The Mask Is On

         In this age of Covid19, we can debate the merits of wearing a mask. What is not discussed is the complications of constant mask-wearing. The consequences of wearing a mask for hours at a time are numerous. Some of the new oral hygiene issues caused by wearing the mask constantly are decaying teeth, receding gum lines, and sour breath. The working terminology for these news ailments is "mask mouth." 

         Unfortunately, mask mouth isn't quite as apparent; the results could be equally harmful. Dentists are seeing inflammation in people's gums that have been healthy forever and cavities in people who have never had them before. The constant wearing of the mask increases the mouth's dryness, which in turn increases the buildup of harmful bacteria. The longer you wear a mask during the day, the more likely you will develop a mask mouth. People tend to breathe through their mouth while wearing a mask. Mouth breathing leads to less saliva and dry mouth. With the face-covering, people also tend to hydrate less. At the same time, people tend to drink more alcohol and acidic drinks. A dry, acidic mouth is a perfect environment for harmful bacteria to grow and cause gum inflammation and cavities. 

         Another problem that the dentists are noticing is yeast infections (thrush) in and around the mouth. If you start developing red bumps around your mouth and cracks at the corners of your lips, you may have a fungal infection that is most likely caused by your constant mask-wearing. The moist and humid conditions created by masks wearing, especially in hot weather, are ideal for thrush. Most of the time, the masks are reused, not frequently washed, and are touched unnecessarily, causing them to become dirty and defeating the purpose of wearing a mask. These contaminated masks could also be the source of skin breakouts. The face coverings trap the bacteria expelled by breathing out. This bacteria irritates the skin and causes breakouts. People who wear masks for extended periods are more prone to the risks.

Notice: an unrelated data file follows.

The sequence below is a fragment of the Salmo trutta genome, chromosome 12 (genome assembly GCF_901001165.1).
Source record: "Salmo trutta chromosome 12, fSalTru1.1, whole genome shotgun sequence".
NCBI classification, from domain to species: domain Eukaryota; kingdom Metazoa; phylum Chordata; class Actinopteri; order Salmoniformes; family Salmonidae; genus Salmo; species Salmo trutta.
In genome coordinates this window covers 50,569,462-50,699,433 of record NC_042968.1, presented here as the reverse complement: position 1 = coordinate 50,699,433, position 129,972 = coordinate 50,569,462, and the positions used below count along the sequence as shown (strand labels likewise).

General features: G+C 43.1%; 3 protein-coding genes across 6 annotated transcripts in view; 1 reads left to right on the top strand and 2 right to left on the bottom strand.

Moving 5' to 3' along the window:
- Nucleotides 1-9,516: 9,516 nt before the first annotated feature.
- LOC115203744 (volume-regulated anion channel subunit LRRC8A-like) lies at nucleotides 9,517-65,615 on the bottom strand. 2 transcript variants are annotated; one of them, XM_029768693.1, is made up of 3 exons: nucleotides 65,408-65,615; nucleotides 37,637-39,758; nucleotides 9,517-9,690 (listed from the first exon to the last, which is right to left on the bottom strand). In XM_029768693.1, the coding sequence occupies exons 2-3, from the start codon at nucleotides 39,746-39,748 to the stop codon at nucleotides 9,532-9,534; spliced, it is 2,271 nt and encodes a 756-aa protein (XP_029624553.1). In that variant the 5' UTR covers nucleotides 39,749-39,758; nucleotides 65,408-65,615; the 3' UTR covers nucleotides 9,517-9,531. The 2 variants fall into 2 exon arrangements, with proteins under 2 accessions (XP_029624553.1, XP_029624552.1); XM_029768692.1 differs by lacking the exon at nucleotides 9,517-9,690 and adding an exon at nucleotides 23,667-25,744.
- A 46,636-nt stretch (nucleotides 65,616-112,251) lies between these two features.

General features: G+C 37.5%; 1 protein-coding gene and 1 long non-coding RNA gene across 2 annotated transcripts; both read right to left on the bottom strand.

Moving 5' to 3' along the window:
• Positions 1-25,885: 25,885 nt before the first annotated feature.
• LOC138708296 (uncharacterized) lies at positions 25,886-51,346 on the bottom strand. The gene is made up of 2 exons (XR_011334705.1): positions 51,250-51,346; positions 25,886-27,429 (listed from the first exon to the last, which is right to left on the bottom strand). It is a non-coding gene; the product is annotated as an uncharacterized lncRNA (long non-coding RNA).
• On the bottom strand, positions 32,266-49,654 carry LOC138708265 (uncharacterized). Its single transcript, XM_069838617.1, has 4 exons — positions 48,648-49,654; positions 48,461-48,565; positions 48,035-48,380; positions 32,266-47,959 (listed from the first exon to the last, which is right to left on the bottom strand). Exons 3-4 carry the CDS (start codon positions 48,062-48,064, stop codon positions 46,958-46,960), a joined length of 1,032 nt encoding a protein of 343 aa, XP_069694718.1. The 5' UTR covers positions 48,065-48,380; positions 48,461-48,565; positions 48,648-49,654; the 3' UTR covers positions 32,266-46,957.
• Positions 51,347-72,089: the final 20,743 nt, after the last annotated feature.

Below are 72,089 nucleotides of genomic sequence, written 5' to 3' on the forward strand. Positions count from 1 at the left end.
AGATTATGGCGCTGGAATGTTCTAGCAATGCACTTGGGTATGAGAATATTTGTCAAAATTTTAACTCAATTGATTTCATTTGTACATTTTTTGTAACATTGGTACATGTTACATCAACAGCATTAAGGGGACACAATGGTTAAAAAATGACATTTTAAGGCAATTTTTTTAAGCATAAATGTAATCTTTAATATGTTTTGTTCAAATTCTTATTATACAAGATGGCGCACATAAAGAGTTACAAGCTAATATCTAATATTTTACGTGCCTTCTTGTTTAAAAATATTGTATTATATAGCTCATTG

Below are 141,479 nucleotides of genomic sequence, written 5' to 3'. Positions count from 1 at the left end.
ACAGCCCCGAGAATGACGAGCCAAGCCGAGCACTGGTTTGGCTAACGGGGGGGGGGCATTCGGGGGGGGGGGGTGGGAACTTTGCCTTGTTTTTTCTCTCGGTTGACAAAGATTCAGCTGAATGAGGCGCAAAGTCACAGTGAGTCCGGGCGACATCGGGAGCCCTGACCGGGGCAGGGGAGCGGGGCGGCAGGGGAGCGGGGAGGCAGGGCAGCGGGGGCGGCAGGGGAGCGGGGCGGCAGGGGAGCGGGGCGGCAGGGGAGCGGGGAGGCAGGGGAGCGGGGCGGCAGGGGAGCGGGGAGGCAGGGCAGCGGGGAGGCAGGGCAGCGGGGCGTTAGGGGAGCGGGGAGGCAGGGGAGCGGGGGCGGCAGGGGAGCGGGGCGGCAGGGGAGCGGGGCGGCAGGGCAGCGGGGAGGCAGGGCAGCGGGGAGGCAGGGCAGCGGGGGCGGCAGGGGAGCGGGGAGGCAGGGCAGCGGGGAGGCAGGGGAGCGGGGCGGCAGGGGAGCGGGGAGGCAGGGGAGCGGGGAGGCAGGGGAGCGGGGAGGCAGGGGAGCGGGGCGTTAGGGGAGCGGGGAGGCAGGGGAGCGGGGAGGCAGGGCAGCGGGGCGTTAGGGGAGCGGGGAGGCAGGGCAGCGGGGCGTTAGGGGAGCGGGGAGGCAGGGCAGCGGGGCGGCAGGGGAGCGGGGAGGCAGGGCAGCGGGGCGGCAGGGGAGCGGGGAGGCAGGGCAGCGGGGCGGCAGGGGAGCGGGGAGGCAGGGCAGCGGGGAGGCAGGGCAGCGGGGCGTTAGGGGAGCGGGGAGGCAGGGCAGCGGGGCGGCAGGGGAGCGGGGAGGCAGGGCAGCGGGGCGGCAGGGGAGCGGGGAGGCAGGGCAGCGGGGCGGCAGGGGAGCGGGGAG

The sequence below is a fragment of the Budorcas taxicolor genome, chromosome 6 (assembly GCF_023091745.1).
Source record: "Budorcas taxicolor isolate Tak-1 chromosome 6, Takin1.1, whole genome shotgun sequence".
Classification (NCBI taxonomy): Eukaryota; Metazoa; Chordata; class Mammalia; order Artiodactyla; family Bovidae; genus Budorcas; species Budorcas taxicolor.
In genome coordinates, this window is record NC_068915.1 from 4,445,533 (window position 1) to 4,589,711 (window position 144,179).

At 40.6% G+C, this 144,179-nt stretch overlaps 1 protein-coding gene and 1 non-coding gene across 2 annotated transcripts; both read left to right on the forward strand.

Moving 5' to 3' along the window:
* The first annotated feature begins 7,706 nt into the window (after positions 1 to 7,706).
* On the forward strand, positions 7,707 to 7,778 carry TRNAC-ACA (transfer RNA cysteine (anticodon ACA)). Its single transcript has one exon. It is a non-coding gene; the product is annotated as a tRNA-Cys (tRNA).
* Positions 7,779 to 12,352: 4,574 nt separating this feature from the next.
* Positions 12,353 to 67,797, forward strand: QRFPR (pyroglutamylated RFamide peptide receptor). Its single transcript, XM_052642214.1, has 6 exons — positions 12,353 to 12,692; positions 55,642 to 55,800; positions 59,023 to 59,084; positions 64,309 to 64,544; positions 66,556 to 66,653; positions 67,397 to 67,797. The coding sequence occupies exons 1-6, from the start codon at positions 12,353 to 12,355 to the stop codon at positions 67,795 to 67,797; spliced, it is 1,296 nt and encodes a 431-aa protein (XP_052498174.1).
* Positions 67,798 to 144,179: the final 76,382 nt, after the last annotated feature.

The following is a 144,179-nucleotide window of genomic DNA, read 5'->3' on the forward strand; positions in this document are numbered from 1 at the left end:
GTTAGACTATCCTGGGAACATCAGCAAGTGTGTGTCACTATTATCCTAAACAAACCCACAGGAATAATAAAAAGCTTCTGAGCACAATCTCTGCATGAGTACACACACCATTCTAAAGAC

Although we are required to wear masks, the bottom line is that we can avoid the problems that emanate from this necessity. CDC recommends washing your reusable mask after every use. They also advise you not to touch your mask while you are wearing it. Washing your face after an extended period of mask-wearing will also reduce the adverse impact on your skin. Breathing through your nose while you are masked up will reduce the bacteria buildup in your mask. And, above all, see your dentist so any adverse effects of mask-wearing can be unmasked. 

Author
Dr. Rapal

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